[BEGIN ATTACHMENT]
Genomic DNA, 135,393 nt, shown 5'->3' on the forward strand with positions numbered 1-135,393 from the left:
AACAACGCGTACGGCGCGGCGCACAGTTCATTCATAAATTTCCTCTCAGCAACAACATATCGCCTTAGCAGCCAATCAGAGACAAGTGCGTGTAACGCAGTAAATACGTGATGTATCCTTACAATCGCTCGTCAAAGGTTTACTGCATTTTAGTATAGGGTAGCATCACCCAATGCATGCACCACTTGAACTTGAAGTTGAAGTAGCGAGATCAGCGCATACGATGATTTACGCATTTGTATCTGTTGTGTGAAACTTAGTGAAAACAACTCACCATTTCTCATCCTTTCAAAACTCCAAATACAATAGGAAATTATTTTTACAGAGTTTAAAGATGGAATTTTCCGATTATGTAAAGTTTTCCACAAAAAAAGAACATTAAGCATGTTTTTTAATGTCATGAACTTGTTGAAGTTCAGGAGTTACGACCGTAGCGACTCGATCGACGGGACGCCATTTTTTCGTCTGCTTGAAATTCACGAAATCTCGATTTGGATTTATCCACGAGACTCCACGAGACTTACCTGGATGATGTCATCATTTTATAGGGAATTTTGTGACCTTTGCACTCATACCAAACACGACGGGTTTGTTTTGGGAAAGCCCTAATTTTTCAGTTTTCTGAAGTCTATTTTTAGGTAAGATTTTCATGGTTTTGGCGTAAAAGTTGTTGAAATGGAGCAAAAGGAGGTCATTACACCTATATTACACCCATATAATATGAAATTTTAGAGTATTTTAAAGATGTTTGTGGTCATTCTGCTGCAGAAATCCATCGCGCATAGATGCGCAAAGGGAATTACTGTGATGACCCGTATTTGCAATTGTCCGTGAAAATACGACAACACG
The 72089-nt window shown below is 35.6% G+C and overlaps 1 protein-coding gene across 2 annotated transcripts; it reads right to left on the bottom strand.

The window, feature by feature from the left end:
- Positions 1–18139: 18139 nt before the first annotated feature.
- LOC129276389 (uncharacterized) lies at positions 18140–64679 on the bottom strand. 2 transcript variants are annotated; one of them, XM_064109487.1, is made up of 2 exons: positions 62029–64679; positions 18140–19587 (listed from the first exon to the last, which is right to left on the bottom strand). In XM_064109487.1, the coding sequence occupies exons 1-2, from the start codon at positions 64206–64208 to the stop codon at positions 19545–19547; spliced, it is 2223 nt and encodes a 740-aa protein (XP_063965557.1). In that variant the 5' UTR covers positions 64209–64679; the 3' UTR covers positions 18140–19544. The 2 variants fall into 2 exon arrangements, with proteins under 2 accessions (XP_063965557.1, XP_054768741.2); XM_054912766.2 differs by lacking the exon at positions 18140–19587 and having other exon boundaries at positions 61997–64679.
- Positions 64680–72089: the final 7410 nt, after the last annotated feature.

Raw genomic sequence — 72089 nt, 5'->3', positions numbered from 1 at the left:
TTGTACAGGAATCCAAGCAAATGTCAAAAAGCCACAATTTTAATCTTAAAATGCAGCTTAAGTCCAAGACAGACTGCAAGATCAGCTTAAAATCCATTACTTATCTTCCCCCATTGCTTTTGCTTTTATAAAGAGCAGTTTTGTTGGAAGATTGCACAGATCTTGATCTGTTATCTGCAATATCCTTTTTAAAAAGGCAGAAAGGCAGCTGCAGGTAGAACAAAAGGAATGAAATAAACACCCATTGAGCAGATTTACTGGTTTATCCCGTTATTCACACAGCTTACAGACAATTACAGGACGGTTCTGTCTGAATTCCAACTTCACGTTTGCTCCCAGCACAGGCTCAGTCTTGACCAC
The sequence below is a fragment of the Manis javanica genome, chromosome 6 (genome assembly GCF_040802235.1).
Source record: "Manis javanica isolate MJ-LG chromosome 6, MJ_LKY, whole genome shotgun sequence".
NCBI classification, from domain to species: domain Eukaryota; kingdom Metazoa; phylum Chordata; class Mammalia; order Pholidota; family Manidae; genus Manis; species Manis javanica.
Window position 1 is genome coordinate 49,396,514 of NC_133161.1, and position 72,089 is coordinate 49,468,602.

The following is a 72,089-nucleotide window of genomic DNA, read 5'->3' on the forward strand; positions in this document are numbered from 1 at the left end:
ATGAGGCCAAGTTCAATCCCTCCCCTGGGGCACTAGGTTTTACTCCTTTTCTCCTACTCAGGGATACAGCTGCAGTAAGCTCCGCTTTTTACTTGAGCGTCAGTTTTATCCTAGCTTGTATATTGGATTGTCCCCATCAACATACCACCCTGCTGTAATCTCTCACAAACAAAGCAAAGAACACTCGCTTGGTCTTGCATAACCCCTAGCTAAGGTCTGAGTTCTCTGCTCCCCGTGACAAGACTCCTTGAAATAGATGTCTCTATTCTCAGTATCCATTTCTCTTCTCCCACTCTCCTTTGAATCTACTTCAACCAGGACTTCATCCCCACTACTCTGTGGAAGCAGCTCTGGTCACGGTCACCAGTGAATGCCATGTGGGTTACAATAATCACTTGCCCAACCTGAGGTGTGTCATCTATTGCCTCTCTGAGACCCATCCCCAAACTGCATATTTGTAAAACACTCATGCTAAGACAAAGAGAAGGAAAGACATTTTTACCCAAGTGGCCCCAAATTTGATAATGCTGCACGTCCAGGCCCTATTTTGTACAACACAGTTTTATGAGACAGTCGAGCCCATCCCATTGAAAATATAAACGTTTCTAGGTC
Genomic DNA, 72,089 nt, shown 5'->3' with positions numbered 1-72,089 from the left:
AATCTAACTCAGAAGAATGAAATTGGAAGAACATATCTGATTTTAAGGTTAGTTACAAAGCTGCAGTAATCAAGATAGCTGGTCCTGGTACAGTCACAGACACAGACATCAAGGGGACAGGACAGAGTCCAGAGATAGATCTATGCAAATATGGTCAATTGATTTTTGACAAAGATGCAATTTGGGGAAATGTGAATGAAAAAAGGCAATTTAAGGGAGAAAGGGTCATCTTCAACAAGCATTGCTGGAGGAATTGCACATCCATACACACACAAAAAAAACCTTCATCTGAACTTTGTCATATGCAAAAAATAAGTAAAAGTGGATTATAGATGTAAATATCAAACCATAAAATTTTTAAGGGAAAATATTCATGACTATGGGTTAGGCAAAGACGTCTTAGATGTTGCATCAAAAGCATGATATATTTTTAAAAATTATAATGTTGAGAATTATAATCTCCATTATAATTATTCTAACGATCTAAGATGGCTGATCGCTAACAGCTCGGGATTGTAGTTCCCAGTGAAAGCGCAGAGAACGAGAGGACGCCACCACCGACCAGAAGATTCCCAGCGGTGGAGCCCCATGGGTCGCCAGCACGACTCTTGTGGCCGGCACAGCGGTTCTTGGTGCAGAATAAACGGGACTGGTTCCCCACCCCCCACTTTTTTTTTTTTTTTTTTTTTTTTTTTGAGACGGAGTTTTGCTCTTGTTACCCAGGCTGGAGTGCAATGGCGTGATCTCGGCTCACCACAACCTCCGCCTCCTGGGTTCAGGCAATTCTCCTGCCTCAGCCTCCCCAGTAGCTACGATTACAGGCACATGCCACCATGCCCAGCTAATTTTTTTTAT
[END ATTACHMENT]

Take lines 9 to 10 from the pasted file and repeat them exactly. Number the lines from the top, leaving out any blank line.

TTGTACAGGAATCCAAGCAAATGTCAAAAAGCCACAATTTTAATCTTAAAATGCAGCTTAAGTCCAAGACAGACTGCAAGATCAGCTTAAAATCCATTACTTATCTTCCCCCATTGCTTTTGCTTTTATAAAGAGCAGTTTTGTTGGAAGATTGCACAGATCTTGATCTGTTATCTGCAATATCCTTTTTAAAAAGGCAGAAAGGCAGCTGCAGGTAGAACAAAAGGAATGAAATAAACACCCATTGAGCAGATTTACTGGTTTATCCCGTTATTCACACAGCTTACAGACAATTACAGGACGGTTCTGTCTGAATTCCAACTTCACGTTTGCTCCCAGCACAGGCTCAGTCTTGACCAC
The sequence below is a fragment of the Manis javanica genome, chromosome 6 (genome assembly GCF_040802235.1).